Today is free for you to explore Essaouira as you please. Everything in the small centre is within walking distance, and the beach is nice and clean, great for strolling along. Why not wander the harbour and its adjacent fish markets where you can witness the daily auction. A fresh-cooked plate of the day's catch is highly recommended. Perhaps browse some of the many shops and art galleries where unique local pieces are on display. The town is becoming renowned for its burled Thuya wood, delicately formed and inlaid in tiny shops. The scent from the oils used to polish the richly coloured wood permeates the air and makes walking through the streets incredibly pleasant.
Leaving Essaouira behind, journey inland to Marrakech (approxmately 3 hours). Enjoy an afternoon walking tour of the city centre, taking in the main sights on your way to the sprawling Djemaa el-Fna main square and souq. As is usual in a souq, individual trades and crafts are concentrated in one street or area, so the shoemakers are all next to each other, as are the jewellers, potters and weavers. This is the best place in Morocco to sharpen your bargaining skills, and you are almost certain to be tempted by some of the extraordinary variety of merchandise on display – perhaps a pair of traditional Moroccan slippers or some spices. The market almost has the atmosphere of a medieval fair. Snake charmers and jugglers are among those who vie to entertain you. In the evening, wonderful smells waft by as food stalls cook up their local delicacies.
Your trip comes to an end this morning. There are no activities planned for the final day and you are free to depart the accommodation at any time.
- Marrakech - Guided walking tour
71 Av. Mohamed Zerktouni Gueliz
Phone: +212 524433086
71 Av. Mohamed Zerktouni Gueliz
Phone: +212 524433086
There are no challenging physical activities on this trip. The walks and camel riding are quite easy and you can opt out if you don't want to take part. Any healthy child or adult should be able to take part.
These trips are setup to involve and include all the family so no real physical preparation is necessary. The trips all have some degree of physical activity but nothing that is too strenuous. Please check the physical rating on the trip notes and if you need further explanation please contact one of our sales consultants who will provide you with more detailed information.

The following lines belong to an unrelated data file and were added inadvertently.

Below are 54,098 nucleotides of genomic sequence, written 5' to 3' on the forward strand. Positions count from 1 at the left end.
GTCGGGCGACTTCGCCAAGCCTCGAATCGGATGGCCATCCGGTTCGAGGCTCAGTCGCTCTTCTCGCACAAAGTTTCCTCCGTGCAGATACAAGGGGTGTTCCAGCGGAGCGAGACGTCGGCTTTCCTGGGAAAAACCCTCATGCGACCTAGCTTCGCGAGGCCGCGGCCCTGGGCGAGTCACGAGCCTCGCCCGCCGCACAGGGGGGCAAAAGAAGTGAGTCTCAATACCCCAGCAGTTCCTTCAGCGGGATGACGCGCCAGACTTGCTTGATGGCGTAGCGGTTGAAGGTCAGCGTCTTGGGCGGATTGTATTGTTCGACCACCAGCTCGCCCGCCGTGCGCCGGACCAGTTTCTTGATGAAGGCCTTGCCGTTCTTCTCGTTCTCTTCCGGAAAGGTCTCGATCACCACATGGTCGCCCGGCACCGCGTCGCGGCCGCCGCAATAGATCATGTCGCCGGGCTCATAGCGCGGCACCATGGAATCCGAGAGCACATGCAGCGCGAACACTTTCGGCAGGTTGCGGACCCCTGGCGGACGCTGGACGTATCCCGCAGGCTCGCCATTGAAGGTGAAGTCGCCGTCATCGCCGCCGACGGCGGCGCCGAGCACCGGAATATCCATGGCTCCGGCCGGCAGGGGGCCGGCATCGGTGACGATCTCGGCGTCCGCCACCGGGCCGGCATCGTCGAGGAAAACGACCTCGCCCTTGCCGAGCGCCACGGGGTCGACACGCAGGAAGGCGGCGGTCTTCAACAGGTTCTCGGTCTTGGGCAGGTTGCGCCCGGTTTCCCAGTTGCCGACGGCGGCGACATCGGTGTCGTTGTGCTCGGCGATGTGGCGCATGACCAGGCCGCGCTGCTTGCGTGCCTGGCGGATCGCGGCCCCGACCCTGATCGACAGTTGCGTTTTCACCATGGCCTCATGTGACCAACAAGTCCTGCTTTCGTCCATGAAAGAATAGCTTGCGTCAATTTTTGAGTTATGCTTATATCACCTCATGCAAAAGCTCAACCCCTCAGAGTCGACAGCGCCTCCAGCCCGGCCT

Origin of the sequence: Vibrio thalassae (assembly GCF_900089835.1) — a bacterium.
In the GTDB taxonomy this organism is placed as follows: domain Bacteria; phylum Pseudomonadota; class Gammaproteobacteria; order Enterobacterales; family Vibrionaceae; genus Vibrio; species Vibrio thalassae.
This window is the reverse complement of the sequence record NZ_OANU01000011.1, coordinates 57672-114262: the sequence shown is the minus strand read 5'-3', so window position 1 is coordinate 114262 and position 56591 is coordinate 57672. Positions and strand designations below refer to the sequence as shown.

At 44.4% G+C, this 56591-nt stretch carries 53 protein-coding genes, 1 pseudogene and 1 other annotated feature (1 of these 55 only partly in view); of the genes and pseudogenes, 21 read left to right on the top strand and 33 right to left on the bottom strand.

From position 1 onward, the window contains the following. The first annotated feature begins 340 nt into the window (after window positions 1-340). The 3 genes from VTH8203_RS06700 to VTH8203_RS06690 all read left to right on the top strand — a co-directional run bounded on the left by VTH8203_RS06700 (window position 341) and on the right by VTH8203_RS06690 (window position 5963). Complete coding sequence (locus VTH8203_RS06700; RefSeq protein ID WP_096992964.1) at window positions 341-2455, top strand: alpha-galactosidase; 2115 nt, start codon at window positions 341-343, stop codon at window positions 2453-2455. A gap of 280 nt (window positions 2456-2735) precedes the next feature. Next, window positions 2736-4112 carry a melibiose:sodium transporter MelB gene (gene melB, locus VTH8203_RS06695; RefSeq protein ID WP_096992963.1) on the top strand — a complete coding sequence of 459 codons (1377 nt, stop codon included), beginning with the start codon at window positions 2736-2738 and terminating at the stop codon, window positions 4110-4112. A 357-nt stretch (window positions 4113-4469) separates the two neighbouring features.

Please note that these trips are for adults and children travelling together and there must be at least one child under 18 with you.
Minimum age for children on this trip is 5 years old.
A discount of 10% applies on this trip to children 17 years and under at time of travel.
A single supplement is available on this trip with exception of Day 2 (Aroumd)
Ramadan is an exciting time to travel through Morocco but there are also a few things to bear in mind.
Meal times will be a lot later than you may be used to, in particular dinner. You will find restaurants will open at 7-7:30pm in the evening for dinner. Which will mean your family may not be eating dinner until 8-8:30pm. Likewise breakfast may not start until 7am.
As you travel through the countryside there will be limited small road side cafes to stop at. Your leader will pre-plan where to stop to ensure families have access to snacks and bathroom stops along the way.
Alcohol - Morocco is a Muslim country therefore alcohol is not readily available, particularly during Ramadan.
While wifi is available in our hotels it is important to note that wifi works best in the hotel foyer and will be very slow in the rooms. An easier option may be to purchase a sim card in country to stay connected.
All Intrepid group trips are accompanied by one of our group leaders. The aim of the group leader is to take the hassle out of your travels and to help you have the best trip possible. Intrepid endeavours to provide the services of an experienced leader however, due to the seasonality of travel, rare situations may arise where your leader is new to a particular region or training other group leaders.